The mission of The National MDS Study (ClinicalTrials.gov Identifier: NCT02775383) is to build a resource that scientists can use to learn more about a group of rare bone marrow diseases called myelodysplastic syndromes (MDS). The National MDS Study will enable scientists to conduct research that will improve the way MDS is diagnosed and how it is treated.
The National MDS Study will establish a cohort of 2,000 adults recently diagnosed with MDS and 500 adults with idiopathic cytopenia of undetermined significance (ICUS). These volunteers will donate biological specimens (like bone marrow and blood) and medical information, including details of their symptoms, how they perceive their quality of life, the treatments they receive, and what their doctor says about the severity of their illness over time. This information will be collected at pre-determined time points for the duration of the study. Study participants may be followed for life.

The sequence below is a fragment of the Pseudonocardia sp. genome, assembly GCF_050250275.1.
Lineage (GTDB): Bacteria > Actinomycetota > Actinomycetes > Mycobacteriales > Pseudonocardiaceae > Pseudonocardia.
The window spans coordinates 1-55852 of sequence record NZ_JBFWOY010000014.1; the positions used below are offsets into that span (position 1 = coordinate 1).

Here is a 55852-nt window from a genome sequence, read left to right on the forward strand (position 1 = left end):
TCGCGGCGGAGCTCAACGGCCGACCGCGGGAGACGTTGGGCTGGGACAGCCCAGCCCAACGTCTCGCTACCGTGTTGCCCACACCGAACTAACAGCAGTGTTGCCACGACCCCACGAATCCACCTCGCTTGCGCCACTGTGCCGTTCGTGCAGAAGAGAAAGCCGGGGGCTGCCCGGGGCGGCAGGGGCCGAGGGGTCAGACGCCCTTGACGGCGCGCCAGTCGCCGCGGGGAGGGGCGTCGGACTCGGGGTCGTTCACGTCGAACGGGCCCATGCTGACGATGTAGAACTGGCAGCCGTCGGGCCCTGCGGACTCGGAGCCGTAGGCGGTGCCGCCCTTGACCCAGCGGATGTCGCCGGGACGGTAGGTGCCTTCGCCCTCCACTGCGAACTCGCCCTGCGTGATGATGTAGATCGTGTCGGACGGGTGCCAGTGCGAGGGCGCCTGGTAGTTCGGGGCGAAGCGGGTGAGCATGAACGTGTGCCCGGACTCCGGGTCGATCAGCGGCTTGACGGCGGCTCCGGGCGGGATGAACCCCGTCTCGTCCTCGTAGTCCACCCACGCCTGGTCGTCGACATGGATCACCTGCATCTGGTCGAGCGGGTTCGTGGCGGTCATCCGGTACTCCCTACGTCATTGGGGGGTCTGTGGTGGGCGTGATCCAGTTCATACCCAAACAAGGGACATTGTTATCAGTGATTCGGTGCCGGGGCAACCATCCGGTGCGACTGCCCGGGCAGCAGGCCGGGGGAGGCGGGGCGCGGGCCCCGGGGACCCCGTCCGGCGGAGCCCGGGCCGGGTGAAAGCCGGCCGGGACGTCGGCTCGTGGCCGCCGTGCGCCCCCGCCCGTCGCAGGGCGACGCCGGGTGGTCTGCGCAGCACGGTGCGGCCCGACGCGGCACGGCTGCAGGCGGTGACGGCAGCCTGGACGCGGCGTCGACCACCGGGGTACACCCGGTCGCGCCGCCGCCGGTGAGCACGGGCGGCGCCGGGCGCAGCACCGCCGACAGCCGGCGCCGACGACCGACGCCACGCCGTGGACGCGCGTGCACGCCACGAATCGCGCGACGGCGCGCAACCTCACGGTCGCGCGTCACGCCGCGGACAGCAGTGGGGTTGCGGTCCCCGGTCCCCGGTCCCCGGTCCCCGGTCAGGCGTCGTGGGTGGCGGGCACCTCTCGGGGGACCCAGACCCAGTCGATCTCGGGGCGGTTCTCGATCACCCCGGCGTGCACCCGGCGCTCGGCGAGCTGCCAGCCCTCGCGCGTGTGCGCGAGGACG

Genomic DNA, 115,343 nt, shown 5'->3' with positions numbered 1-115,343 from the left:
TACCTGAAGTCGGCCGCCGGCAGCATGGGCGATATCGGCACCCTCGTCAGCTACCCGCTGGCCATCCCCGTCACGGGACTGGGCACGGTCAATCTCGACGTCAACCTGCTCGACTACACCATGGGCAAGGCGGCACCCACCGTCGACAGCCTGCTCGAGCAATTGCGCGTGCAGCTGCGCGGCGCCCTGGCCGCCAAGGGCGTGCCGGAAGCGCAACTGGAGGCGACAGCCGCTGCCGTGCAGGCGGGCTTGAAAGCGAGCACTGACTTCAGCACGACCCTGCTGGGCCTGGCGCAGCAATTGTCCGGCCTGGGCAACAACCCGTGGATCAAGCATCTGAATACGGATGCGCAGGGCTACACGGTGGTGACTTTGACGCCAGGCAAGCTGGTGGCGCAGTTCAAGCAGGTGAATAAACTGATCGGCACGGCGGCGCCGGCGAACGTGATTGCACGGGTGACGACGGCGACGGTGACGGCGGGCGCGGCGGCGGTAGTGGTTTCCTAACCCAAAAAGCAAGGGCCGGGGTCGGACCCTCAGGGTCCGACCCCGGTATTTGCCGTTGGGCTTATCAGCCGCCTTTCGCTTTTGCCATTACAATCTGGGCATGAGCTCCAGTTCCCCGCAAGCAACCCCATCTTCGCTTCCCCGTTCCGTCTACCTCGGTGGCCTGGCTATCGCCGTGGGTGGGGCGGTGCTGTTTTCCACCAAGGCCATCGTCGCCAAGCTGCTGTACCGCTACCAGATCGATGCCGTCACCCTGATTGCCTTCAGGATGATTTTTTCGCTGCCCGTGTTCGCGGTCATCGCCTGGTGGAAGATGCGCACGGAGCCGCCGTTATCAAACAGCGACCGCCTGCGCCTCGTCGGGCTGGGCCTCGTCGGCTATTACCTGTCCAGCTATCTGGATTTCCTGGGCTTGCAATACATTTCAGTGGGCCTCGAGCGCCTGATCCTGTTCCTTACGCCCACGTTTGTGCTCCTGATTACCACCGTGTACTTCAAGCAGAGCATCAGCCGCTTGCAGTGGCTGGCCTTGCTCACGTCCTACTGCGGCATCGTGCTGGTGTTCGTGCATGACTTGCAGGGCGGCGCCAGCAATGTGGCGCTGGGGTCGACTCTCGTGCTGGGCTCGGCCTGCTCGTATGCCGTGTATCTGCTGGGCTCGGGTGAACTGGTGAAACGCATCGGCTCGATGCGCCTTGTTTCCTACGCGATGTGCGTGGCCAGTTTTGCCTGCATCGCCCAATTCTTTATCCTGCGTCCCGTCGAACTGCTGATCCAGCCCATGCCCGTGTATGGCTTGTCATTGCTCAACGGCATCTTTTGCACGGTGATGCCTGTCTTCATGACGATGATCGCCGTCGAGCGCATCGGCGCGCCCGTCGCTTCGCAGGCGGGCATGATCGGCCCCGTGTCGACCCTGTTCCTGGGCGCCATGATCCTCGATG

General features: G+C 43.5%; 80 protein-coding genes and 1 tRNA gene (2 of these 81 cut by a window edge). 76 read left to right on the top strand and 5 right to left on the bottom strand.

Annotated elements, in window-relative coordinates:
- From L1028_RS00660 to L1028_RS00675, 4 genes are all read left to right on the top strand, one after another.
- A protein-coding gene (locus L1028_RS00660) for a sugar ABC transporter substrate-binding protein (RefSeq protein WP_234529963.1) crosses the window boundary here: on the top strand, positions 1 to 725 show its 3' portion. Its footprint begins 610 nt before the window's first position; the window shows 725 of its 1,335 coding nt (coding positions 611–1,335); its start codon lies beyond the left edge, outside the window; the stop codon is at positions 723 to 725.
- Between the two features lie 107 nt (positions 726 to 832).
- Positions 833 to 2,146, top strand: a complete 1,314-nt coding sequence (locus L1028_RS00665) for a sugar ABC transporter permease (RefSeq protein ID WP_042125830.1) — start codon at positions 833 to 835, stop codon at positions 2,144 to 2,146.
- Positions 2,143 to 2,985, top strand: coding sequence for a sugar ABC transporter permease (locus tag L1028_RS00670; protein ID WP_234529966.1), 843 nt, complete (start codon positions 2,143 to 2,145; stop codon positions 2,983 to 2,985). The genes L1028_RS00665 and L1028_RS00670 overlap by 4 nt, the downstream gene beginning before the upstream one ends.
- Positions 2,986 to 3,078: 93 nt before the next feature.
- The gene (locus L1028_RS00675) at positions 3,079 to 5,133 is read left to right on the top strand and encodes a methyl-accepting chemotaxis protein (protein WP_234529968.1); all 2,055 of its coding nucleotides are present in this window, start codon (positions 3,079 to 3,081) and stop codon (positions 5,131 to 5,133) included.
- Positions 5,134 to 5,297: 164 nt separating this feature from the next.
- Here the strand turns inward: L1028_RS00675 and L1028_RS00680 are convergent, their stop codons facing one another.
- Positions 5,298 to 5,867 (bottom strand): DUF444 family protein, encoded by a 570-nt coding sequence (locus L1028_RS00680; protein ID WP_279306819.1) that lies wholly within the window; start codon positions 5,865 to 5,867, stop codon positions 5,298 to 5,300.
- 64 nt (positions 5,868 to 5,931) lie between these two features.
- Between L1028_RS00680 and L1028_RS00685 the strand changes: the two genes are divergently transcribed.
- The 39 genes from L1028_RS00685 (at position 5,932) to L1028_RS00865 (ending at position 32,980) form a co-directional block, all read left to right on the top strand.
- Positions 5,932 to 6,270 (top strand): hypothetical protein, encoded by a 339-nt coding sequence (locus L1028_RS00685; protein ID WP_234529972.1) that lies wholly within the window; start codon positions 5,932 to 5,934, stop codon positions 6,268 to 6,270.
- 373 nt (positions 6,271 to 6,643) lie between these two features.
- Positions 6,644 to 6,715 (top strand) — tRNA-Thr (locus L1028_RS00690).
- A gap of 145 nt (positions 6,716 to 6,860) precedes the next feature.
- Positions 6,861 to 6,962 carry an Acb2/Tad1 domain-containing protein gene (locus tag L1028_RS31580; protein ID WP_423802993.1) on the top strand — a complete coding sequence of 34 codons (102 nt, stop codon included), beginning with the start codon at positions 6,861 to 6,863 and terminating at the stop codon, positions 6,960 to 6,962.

MDS are a group of a progressive bone marrow diseases characterized by failure of the bone marrow to generate normal blood cells. The bone marrow is the organ in the human body that makes blood cells that are essential for critical physiologic functions. These cells include platelets (also called thrombocytes) that make your blood clot, red blood cells (erythrocytes) that carry oxygen in your blood, and most of the white blood cells in our bodies that fight infection. For these cells to carry out their functions, they must be produced in adequate numbers and must be functioning normally. In patients with MDS, the blood cells that are produced are too few in number and they are dysfunctional.